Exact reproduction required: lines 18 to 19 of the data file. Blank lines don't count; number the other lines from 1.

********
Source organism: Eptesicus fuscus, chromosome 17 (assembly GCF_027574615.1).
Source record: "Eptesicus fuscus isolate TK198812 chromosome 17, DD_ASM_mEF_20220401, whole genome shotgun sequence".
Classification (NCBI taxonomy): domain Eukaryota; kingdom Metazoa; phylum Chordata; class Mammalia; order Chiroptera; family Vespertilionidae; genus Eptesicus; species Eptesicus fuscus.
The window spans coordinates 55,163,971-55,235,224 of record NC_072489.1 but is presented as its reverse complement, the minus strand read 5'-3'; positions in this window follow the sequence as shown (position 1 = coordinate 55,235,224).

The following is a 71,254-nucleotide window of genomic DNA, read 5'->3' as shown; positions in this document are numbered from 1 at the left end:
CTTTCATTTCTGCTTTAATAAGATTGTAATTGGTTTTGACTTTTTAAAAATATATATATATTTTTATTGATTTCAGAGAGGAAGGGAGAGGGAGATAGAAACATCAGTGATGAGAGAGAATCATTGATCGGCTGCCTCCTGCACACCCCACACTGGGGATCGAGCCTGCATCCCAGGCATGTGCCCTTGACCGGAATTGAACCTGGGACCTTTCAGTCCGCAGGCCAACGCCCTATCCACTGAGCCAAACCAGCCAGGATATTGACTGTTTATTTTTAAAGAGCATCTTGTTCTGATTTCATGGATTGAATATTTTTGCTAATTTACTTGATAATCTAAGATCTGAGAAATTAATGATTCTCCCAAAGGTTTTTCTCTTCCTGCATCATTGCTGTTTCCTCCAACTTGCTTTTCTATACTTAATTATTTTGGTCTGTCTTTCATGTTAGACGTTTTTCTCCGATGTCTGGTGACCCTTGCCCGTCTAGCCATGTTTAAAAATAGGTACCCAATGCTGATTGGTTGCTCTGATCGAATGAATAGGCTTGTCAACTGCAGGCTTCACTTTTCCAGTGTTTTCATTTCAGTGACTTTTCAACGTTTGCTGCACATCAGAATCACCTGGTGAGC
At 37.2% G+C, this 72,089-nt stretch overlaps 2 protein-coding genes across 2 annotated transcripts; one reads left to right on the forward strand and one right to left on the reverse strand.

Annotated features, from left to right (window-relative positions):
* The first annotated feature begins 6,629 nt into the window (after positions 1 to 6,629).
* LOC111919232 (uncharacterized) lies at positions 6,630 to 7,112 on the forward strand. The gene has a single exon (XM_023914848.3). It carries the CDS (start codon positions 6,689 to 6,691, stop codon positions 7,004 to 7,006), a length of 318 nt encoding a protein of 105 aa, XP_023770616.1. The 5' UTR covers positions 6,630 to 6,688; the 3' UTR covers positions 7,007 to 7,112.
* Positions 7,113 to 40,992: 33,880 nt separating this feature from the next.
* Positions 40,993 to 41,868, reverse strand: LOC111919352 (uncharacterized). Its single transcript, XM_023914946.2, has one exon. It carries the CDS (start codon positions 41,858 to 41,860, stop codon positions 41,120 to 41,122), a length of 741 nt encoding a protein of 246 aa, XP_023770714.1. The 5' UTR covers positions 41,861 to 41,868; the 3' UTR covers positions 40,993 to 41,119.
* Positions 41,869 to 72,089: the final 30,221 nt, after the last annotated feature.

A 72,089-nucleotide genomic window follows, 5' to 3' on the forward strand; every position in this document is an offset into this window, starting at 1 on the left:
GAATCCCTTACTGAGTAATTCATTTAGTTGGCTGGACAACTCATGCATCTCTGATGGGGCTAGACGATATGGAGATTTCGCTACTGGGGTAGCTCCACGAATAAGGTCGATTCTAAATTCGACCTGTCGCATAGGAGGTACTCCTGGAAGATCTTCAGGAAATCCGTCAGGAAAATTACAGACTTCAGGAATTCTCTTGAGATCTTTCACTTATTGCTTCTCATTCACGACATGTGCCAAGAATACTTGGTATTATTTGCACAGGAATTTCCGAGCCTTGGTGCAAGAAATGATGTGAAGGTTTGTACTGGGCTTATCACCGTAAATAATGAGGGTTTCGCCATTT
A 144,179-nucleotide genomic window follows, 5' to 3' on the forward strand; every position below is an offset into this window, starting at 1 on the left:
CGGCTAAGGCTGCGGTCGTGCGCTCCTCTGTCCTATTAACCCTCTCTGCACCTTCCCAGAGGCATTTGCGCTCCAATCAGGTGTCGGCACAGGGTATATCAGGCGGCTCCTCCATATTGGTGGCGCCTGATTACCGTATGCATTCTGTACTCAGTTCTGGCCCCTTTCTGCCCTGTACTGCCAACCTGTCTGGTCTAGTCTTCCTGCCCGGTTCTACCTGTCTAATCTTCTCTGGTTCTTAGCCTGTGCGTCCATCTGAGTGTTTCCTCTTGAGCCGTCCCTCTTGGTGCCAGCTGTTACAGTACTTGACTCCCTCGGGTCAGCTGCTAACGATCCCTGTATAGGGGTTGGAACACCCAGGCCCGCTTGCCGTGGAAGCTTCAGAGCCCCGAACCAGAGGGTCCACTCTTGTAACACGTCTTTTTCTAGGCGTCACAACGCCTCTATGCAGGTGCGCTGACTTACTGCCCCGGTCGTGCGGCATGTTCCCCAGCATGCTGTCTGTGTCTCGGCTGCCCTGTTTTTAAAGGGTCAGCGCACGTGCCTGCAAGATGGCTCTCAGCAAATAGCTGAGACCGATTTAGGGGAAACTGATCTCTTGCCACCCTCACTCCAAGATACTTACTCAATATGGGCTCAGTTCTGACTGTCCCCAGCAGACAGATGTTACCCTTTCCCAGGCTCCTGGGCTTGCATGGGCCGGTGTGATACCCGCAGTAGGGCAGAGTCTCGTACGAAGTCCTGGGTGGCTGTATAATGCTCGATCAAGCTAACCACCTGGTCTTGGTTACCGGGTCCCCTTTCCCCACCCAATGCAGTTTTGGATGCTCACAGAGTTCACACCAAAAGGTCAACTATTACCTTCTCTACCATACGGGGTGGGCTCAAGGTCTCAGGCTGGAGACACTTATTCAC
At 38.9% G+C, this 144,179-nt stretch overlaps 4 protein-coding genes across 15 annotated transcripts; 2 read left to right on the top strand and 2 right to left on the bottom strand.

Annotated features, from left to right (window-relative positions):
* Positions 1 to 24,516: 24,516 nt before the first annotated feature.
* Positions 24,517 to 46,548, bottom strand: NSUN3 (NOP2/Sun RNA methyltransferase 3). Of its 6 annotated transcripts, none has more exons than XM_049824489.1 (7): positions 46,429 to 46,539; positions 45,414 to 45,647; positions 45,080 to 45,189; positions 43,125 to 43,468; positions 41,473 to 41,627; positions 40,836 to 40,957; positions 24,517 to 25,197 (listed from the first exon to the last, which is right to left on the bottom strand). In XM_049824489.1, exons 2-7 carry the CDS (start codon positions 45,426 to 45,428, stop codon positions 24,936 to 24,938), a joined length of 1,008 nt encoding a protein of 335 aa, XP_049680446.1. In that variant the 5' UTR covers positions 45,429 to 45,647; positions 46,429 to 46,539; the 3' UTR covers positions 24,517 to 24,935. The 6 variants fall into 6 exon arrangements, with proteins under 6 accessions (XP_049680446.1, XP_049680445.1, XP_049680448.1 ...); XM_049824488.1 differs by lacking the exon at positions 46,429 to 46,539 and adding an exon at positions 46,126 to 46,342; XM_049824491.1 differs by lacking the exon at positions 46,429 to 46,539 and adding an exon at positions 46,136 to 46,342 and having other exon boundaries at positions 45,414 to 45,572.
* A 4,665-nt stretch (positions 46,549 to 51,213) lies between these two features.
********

At 38.9% G+C, this 144,179-nt stretch overlaps 4 protein-coding genes across 15 annotated transcripts; 2 read left to right on the top strand and 2 right to left on the bottom strand.

Annotated features, from left to right (window-relative positions):